A shameful silence over the attrition rate for nursing students
One in four nursing students drop out of their training courses, yet the bodies responsible remain complacent, showing a shameful disregard for the future of the profession.
One in four nursing students drop out of their training courses, yet the bodies responsible remain complacent, showing a shameful disregard for the future of the profession
There is consensus that the UK is desperately short of nurses, with recruitment and retention proving troublesome. So you would think that great care would be taken to ensure that nursing students are selected carefully, then looked after during their training so they qualify successfully.
If only this were true. An investigation by Nursing Standard has found that 25.1% of the students who started training in 2013 failed to complete their courses three years later. Even allowing for a small number who ‘step off’ courses temporarily, so may return to qualify later, that is an eye-watering figure.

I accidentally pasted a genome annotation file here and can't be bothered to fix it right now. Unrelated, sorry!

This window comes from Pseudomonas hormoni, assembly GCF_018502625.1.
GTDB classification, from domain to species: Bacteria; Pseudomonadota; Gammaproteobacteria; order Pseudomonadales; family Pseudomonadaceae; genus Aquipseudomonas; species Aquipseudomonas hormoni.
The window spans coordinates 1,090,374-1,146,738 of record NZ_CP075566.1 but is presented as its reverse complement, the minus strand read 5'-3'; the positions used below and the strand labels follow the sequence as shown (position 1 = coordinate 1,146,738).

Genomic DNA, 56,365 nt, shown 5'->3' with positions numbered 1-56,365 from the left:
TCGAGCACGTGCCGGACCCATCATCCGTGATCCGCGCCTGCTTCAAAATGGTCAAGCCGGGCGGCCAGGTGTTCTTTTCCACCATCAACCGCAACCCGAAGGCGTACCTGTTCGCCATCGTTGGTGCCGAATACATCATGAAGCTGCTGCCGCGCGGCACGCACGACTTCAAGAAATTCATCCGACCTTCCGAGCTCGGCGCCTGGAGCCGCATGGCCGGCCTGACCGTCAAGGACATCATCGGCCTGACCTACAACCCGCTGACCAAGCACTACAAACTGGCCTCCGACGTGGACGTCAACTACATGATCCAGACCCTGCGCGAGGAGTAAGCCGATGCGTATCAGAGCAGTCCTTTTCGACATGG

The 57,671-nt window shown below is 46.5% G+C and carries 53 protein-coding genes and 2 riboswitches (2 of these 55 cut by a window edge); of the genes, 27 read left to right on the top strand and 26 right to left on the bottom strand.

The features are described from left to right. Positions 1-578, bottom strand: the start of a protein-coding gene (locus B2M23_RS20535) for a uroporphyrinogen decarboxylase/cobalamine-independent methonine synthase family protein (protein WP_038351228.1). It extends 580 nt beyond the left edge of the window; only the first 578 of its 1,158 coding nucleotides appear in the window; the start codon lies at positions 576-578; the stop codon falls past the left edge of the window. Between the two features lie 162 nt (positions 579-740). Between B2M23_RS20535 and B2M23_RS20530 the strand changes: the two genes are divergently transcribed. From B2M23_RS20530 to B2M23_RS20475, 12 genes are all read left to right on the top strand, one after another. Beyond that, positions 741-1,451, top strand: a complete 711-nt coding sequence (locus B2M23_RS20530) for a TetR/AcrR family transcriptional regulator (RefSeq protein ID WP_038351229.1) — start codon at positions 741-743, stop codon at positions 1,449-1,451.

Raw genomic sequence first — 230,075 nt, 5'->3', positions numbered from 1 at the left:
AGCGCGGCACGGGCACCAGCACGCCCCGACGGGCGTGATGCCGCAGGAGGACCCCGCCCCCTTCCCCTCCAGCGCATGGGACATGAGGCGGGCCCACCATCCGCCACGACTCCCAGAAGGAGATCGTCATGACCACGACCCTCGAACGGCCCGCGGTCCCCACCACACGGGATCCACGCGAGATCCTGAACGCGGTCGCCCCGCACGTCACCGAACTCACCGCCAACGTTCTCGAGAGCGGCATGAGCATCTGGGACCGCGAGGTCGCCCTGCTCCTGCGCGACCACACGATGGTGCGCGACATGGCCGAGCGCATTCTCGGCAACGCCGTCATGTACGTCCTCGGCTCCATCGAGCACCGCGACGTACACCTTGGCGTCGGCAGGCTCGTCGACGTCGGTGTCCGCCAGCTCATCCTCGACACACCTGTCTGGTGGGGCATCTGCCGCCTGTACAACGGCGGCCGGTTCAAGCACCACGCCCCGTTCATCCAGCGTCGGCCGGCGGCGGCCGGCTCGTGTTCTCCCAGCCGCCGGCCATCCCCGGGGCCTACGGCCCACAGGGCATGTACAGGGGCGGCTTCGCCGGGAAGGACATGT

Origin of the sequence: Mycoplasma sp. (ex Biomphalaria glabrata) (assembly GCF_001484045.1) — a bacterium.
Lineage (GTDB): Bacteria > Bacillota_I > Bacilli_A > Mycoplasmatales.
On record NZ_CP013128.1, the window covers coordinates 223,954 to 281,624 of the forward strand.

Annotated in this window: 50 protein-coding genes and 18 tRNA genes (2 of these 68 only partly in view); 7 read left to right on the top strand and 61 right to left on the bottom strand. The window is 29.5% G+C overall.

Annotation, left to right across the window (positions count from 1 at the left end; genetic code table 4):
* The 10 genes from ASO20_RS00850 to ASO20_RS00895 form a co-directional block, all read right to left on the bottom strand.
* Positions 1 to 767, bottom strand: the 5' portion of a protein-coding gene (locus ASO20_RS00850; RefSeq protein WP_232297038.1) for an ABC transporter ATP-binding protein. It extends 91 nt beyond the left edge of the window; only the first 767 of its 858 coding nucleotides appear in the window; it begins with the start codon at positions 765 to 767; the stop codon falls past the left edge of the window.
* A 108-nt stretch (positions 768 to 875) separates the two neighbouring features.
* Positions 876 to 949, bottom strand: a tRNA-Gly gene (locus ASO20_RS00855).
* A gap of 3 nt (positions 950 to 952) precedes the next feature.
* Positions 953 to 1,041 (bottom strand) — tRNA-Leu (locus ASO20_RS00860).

The findings are eerily similar to those of 2006, when the same survey found that 26.1% were dropping out.
Yet all the bodies responsible remain staunchly complacent, given there is no sense that anyone in government or one of the proliferation of organisations that oversee nurse education is remotely bothered.
To make matters worse, we are entering into a period of uncertainty due to changes in funding that will see all nursing students in England forced to pay tuition fees and take out loans for the first time.
The cohort that qualifies in 2020 will have amassed debts that could take decades to repay, but will be lucky to earn much more than £22,000 a year.
No other profession is treated with such a cavalier disregard for its future. Those responsible should be thoroughly ashamed.